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Roman Frigg, Julian Reiss
preprint description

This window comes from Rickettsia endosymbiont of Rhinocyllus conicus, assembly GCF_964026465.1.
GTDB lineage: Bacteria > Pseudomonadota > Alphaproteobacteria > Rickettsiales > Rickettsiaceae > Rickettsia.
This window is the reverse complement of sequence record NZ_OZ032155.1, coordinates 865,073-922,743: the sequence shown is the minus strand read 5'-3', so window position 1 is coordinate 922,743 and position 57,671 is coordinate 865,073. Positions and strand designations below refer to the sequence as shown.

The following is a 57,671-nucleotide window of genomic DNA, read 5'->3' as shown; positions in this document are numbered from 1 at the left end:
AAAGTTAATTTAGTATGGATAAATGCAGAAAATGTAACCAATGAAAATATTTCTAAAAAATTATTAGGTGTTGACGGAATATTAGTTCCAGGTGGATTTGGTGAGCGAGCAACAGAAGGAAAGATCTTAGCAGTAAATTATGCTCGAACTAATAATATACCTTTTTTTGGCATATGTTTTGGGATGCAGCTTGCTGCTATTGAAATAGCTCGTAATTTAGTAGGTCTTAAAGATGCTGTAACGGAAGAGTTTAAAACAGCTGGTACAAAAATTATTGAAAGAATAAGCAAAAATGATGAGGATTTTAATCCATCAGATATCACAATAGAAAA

Computer simulations are an exciting tool that plays important roles in many scientific disciplines. This has attracted the attention of a number of philosophers of science. The main tenor in this literature is that computer simulations not only constitute interesting and powerful new science, but that they also raise a host of new philosophical issues. The protagonists in this debate claim no less than that simulations call into question our philosophical understanding of scientific ontology, the epistemology and semantics of models and theories, and the relation between experimentation and theorising, and submit that simulations demand a fundamentally new philosophy of science in many respects. The aim of this paper is to critically evaluate these claims. Our conclusion will be sober. We argue that these claims are overblown and that simulations, far from demanding a new metaphysics, epistemology, semantics and methodology, raise few if any new philosophical problems. The philosophical problems that do come up in connection with simulations are not specific to simulations and most of them are variants of problems that have been discussed in other contexts before.

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